‘Le Cercle Rouge’, like ‘Le Samourai’, opens with a portentous quote: “Siddhartha Gautama, the Buddha, drew a circle with a piece of red chalk and said: ‘When men, even unknowingly, are to meet one day, whatever may befall each, whatever the diverging paths, on the said day, they will inevitably come together in the red circle’.” Like ‘Le Samourai’, it lends an ice cool crime flick a quasi-mystical subtext. Like ‘Le Samourai’, the attribution is total bollocks; Melville made it up.
It defines the film as a study in fatalism and the grimly inevitable, though; no question about that.
The two narrative strands that set things in motion occur pretty much simultaneously: Corey (Alain Delon) is released from prison; Vogel (Gian Maria Volonté) escapes from custody. The release/flight contrast is further emphasized by the authority figures who prove their nemeses: just prior to release, Corey is coerced into executing a jewellery heist by a crooked prison guard (Pierre Collet); Vogel goes on the run after getting the jump on Mattei (the mononymous Bourvil), the doggedly by-the-book copper assigned to escorting him across country to stand trial. Another point of comparison is their ages: Corey is the older, aloof, old-school professional criminal; Vogel is the edgy, unpredictable younger man. Their relationship is shadowed by that between Mattei and his boss, the cynically pragmatic Chief of Police (Paul Amiot) who believes that all men are corruptible. ‘Le Cercle Rouge’ is a film of parallels, contracts and corrosive ironies.
At two and a quarter hours (one of the longest works in Melville’s canon – only ‘Army of Shadows’, his Resistance epic, is marginally longer), it’s slow-burn and then some, the pace even more stately than the glacially iconic ‘Le Samourai’. But it exerts a grip like a python with a spine of tungsten carbide. Vogel’s escape from the train, despite Mattei having him handcuffed, is an object lesson in how to set up, develop tension from and excitingly resolve a major set-piece – and it’s just for starters.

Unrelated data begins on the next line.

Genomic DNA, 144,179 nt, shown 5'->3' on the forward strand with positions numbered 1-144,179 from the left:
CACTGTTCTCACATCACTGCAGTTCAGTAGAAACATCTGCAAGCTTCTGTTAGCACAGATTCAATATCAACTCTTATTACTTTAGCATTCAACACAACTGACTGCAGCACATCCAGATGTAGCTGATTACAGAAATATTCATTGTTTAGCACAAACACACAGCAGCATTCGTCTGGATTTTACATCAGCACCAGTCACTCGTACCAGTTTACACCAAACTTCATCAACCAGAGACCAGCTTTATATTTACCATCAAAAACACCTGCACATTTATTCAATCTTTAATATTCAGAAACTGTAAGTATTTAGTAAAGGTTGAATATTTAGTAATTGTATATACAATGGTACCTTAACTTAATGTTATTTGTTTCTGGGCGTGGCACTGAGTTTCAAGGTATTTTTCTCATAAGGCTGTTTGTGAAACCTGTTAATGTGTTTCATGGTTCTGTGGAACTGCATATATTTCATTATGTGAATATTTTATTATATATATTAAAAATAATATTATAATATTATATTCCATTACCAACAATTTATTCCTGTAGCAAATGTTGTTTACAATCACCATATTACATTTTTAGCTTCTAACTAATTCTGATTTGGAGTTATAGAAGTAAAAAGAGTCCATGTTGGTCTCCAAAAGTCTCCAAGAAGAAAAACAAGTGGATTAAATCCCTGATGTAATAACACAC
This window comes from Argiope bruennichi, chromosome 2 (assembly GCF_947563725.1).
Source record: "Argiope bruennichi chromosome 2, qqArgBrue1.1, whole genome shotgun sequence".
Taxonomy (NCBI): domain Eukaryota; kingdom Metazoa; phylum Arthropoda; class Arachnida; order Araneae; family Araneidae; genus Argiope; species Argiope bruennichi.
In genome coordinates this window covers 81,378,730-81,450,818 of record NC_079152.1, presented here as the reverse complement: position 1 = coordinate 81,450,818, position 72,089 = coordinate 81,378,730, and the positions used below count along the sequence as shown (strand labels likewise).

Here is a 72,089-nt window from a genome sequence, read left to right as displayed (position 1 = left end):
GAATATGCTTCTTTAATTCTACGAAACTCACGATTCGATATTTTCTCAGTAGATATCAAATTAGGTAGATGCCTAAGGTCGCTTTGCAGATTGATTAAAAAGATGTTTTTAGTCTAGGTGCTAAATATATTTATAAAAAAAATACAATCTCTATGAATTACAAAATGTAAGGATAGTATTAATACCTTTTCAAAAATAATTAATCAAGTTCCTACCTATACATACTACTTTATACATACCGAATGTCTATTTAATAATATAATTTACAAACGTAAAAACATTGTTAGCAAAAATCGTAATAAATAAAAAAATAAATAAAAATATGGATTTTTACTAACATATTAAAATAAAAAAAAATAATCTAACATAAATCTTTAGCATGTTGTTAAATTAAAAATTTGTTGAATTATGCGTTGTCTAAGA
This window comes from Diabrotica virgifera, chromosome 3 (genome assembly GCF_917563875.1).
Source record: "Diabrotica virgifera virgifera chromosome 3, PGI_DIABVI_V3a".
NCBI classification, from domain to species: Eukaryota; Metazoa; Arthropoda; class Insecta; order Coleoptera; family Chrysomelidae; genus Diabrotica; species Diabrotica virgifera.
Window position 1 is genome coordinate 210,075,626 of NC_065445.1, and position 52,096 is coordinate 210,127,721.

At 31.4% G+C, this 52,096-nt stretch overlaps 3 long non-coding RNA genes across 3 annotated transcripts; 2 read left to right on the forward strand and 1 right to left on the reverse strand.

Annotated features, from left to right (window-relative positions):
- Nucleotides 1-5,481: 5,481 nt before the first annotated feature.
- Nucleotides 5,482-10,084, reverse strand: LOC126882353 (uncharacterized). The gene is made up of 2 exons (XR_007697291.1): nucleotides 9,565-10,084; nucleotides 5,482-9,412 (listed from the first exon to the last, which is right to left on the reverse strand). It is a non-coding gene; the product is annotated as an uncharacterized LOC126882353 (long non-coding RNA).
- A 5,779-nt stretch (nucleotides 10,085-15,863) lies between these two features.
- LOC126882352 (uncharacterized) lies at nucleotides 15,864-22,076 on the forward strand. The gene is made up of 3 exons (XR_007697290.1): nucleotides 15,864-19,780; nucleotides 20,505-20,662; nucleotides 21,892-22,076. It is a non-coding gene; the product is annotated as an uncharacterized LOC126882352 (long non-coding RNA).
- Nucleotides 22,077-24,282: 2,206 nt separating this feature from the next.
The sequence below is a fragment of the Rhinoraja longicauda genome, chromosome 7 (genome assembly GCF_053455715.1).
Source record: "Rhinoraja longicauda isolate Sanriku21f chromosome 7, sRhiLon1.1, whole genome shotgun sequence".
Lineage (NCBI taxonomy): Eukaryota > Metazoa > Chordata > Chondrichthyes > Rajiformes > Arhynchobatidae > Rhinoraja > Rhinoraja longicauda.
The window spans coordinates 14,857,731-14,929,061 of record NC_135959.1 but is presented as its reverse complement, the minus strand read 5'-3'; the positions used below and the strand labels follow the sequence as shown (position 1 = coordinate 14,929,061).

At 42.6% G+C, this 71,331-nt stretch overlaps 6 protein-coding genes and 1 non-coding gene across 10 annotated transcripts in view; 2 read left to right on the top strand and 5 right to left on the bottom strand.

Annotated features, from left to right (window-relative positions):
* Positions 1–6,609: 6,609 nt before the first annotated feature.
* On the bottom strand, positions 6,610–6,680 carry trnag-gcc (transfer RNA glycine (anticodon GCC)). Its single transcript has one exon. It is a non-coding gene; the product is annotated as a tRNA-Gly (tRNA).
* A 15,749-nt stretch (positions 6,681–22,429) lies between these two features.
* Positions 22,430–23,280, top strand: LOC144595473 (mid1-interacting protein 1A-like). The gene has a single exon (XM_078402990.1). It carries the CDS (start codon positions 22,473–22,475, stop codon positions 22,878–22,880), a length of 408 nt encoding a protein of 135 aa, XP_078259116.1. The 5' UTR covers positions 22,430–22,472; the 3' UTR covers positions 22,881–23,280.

Corey’s post-release settling of scores with those responsible for his incarceration recalls Maurice at the start of ‘Le Doulos’; the way he moves through a dangerous underworld with a ruthless lack of emotion is comparable to Jeff Costello in ‘Le Samourai’. No doubt about it, Alain Delon was Melville’s alter ego: enigmatic, relentless, icily cool.
The chance of fate that throws Corey and Vogel together in their jewellery-heisting enterprise is effect by the mobsters who come after Corey following his vengeful exploits. In a squirmily unhurried set-piece that prefigures ‘Miller’s Crossing’, two heavies take Corey into the words with the express intention of leaving him there, riddled with lead. Vogel, hidden in the trunk of Corey’s (obligatorily) flash American car, puts in a surprise appearance: a new element, in effect, is introduced into an already volatile situation.
This scene is a good metaphor for the film entire. Corey and Vogel recruit Jansen (Yves Montand), a former police sniper with a narcotics habit, a monkey on his back and a tendency to hallucinatory episodes of the DTs. A new element; an unpredictable set of variables. (Jansen’s memorable target practice scene – again set in the leafy silence of the woods – prefigures Edward Fox’s bullet-in-the-melon moment in ‘Day of the Jackal’.)
Mattei, pressured by his boss into getting a result, leans on Corey’s associate, nightclub owner Santi (François Périer). A new element; an unpredictable set of variables. Melville’s line-up of criminals, be they world-weary or rigorously disciplined, function with as decisive a sense of purpose as ever, but the difference this time round is how defining a part the vagaries of chance play in the way things resolve.
The colloquial principle Sod’s Law states that if a thing can go wrong it will. If ‘Bob le Flambeur’ functions, in its visual aesthetic, as a metaphor for the cosmic chequerboard on which fate moves us like chess pieces, then ‘Le Cercle Rouge’ demonstrates that fate is also capable of considerably less elegance on occasion; that it can swipe the pieces off the board with all the spiteful vehemence of a moody child. That fate can do such a thing to an ensemble of French cinema’s finest makes it all the more galling.